What types of subsidiary ledgers are used in manufacturing companies (Part I)?

In our computerized world most accounting records are maintained in accounting software databases or spreadsheets, and accountants don’t think much in terms of general ledger or subsidiary ledgers like they did when most accounting records were maintained on paper. However, such concepts still exist. In this first part of the two-part article we will discuss what subsidiary ledgers are and look at an example of an accounts receivable subsidiary ledger (i.e., accounts receivable aging).

1. Nature of subsidiary ledgers

Note: This is the first part of the two-part article. For the second part, refer to What types of subsidiary ledgers are used in manufacturing companies (Part II)?.

Subsidiary ledger is a group of similar accounts that support a general ledger control account. The total balance of all records in a subsidiary ledger equals the balance in a corresponding general ledger control account. Examples of subsidiary ledgers are accounts receivable subsidiary ledgers and accounts payable subsidiary ledgers.

Companies maintain a general ledger – which is a record containing all accounts that make financial statements. Some general ledger accounts are associated with hundreds or thousands of individual accounts (records), and thus, it is not practical or feasible to directly record activity in these individual accounts in the general ledger. Instead, subsidiary ledger accounts are used; and summarized information about activity in such subsidiary ledgers is recorded in general ledger accounts. For example, a company may have a list of customers and transactions with them (e.g., sales on credit, cash collections, discounts) which are recorded in an accounts receivable (customers’) subsidiary ledger. Summarized amounts of such activity are posted to the accounts receivable general ledger control account. Using subsidiary ledgers helps to reduce information overload in the control account.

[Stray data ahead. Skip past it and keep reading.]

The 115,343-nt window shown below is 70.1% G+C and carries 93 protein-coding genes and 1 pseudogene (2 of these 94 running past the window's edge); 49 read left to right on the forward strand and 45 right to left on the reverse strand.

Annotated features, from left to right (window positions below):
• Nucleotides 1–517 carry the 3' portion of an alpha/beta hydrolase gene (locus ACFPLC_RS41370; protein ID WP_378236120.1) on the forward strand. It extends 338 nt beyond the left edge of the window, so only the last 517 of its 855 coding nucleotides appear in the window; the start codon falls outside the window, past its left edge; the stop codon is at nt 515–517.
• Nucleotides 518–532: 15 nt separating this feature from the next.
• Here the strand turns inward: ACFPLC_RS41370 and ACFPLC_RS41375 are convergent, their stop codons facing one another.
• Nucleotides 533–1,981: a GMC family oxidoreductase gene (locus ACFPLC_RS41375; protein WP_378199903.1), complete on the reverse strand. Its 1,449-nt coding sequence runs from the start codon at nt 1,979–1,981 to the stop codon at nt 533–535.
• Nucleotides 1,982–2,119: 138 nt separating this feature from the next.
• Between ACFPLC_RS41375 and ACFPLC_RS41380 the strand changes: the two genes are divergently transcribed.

In the past, subsidiary ledgers were maintained on paper while nowadays most subsidiary ledgers are maintained electronically in accounting software or spreadsheets. Subsidiary ledgers represent tables which should be reconciled to the corresponding general ledger accounts at the end of a period. For more information about such reconciliations, refer to the article How to prepare general ledger to sub-ledger reconciliation.

Let’s take a look at some common subsidiary ledger accounts in a manufacturing company.

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